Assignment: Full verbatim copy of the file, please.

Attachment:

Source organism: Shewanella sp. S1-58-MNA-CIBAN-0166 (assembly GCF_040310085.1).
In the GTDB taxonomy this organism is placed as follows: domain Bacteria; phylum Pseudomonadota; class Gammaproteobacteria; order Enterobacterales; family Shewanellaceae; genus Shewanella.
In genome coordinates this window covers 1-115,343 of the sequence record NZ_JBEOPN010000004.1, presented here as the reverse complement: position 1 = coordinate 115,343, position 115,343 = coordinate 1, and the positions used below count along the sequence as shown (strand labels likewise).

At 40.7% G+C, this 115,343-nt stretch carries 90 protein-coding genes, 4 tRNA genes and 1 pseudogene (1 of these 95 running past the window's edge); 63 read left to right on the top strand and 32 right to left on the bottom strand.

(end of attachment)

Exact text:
Source organism: Shewanella sp. S1-58-MNA-CIBAN-0166 (assembly GCF_040310085.1).
In the GTDB taxonomy this organism is placed as follows: domain Bacteria; phylum Pseudomonadota; class Gammaproteobacteria; order Enterobacterales; family Shewanellaceae; genus Shewanella.
In genome coordinates this window covers 1-115,343 of the sequence record NZ_JBEOPN010000004.1, presented here as the reverse complement: position 1 = coordinate 115,343, position 115,343 = coordinate 1, and the positions used below count along the sequence as shown (strand labels likewise).

At 40.7% G+C, this 115,343-nt stretch carries 90 protein-coding genes, 4 tRNA genes and 1 pseudogene (1 of these 95 running past the window's edge); 63 read left to right on the top strand and 32 right to left on the bottom strand.